If Cyrus Christie gets told his biggest obstacle in life is dislodging the best right-back in the Premier League to further his international career, then he’d have every reason to chuckle.
Seamus Coleman’s deputy in the Ireland squad has overcome adversity throughout his life. Whether it was racial tensions in Coventry or trying to make the grade with his hometown club, Christie will take his seat on tomorrow’s flight for France sculpted by his experiences along the journey to the Euros.
The Derby County full-back didn’t have far to search for a role model. Errol Christie became middleweight champion of Europe as an amateur, sparring with the great Muhammad Ali along the way, and to this day, as he battles lung cancer, his professional footballer nephew remains his No 1 fan.
It wasn’t just sporting feats which prompted Cyrus to exalt heroic status on his uncle, instead the dignified manner of facing down the cynics during his ascent, especially racists fuelled by no other agenda aside from the colour his skin.
Should Christie feature at the Euros, and there’s every chance Martin O’Neill will call upon him when either full-back position requires filling, then he’ll be thinking of the lengths his uncle went to in order for personal ambition to be achieved.
“Errol’s was the only black family in the area and he could easily have turned to crime,” explained the 23-year-old, who declared for Ireland in October 2014 through his grandmother.
“He knew what he wanted in life and worked really hard to get where he was. He’s never drank or smoked a day in his life and ate really well. That’s why it’s really weird he has cancer now.
“Errol wrote a book about how he had to fight the National Front. Boxing gave him a way out and he went on to become the youngest-ever Great Britain boxing captain.
“Where I went to school was bang in the middle of two racist areas, full of British National Party people, and there used to be a lot of race wars. It was bad but much worse in my uncle’s time.”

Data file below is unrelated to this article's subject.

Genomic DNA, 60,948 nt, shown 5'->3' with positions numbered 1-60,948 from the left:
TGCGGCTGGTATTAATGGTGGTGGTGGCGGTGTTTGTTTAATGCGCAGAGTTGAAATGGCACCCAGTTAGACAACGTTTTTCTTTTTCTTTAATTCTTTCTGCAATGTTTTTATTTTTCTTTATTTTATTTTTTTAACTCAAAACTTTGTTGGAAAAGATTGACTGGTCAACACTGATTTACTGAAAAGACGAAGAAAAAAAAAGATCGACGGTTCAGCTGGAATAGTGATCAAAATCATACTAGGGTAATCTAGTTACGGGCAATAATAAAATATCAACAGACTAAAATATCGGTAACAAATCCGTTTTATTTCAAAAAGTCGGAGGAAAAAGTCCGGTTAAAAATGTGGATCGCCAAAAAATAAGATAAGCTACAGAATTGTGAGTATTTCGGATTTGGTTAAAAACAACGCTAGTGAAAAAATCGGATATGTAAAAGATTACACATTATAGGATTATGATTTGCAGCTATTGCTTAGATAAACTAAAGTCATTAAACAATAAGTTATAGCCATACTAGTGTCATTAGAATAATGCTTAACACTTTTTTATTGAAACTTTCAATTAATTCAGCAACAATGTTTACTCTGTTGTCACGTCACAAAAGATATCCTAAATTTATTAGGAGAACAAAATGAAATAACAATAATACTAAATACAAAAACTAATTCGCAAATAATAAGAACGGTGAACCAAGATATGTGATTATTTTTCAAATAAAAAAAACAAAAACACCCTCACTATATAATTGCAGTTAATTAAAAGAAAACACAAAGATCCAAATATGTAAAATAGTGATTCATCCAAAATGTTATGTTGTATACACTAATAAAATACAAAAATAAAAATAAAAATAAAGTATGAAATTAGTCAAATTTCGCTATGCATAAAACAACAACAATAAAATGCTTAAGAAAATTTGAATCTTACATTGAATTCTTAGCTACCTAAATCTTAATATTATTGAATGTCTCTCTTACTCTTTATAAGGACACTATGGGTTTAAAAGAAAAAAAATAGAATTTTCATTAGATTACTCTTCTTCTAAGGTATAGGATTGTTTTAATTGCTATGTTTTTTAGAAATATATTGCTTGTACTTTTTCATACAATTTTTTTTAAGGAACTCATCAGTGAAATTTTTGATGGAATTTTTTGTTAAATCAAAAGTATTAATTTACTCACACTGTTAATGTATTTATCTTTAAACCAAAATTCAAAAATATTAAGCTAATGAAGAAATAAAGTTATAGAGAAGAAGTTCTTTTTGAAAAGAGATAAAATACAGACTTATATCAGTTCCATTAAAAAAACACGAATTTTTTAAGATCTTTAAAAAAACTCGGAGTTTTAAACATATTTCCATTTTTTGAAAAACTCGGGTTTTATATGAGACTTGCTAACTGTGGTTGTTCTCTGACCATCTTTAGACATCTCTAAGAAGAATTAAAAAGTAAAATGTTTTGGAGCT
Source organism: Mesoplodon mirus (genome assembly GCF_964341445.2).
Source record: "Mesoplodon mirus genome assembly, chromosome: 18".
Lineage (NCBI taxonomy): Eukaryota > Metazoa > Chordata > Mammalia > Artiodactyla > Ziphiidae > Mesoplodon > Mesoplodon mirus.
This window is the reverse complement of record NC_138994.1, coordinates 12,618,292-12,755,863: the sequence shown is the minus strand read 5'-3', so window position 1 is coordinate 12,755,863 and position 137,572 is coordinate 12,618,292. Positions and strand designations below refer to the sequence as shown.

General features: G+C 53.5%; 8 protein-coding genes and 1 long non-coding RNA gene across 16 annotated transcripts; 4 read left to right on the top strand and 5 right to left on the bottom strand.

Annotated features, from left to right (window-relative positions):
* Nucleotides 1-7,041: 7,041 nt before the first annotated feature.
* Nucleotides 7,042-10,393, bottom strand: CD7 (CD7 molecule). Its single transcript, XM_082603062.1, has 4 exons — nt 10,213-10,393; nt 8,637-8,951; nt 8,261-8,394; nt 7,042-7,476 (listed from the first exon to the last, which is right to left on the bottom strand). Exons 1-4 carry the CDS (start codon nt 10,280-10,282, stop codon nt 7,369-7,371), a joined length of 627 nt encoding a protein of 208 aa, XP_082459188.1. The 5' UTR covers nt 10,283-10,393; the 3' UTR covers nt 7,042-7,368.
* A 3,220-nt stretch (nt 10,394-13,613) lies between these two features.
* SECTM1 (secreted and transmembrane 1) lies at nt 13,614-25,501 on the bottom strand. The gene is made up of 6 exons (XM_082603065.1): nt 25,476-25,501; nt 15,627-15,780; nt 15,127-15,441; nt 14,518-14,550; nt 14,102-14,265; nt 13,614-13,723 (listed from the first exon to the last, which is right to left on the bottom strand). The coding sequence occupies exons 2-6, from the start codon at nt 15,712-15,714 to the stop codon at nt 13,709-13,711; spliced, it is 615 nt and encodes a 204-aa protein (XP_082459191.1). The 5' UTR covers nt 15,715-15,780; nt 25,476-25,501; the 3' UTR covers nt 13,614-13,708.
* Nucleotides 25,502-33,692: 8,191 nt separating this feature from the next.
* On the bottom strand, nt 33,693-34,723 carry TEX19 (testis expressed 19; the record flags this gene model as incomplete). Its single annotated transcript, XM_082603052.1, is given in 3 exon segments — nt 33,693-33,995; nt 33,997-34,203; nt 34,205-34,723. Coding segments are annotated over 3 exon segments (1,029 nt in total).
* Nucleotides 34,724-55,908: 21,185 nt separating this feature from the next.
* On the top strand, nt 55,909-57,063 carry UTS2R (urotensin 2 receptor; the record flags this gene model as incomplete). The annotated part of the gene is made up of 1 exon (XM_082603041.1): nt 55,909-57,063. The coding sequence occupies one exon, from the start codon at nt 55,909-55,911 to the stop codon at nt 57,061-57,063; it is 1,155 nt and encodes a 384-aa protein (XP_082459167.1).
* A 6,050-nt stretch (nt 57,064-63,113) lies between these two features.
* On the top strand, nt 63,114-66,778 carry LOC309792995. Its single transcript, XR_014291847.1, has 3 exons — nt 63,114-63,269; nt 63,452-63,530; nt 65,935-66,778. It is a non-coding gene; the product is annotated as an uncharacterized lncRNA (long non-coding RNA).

Boxing was a career option for Cyrus as a teen, yet he opted to try his luck at football.
Loan moves from Coventry City to non-league Nuneaton Town and Hinckley United didn’t bode well but he eventually nailed down a place and earned a move to Championship outfit Derby County two years ago.
His Irish connections were still only known to his inner circle at that stage, but a chance meeting between one of O’Neill’s backroom team and a family member set the process in motion for Christie to be ensconced in the camp.
“Steve Guppy’s wife is a good mate of with my cousin’s wife, so that’s how it came about,” he revealed. “I had to be patient and wait for the chance but it’s been brilliant so far.”
His prime springboard to stardom came last October when Coleman’s injury left the right-back slot vacant for the visit of the world champions.
Christie slotted in with aplomb, solidifying a stern rearguard action against Germany on a night Ireland’s Euro hope took off..
“I’ve won five caps now and when really enjoyed every one of them,” he said. “I was coming in to try and prove what a good player I am and put thoughts in the manager’s mind. I think that’s been done each time.
“The manager was very complimentary about me after the Belarus game; I haven’t spoken to Roy about it! Have I avoided that? I’m not too sure.
“I definitely want to play at the Euros. Even if it’s left-back or right-wing as well, I could do a job.
“Because I’ve scored for Ireland and Seamus is still waiting on his first goal, he mentions it every time I play.
“He’s says, ‘oh, don’t score today, you’ll make me look bad’. I think the goal will come for him sooner or later because he gets forward a lot and is capable of scoring like he does for Everton.”
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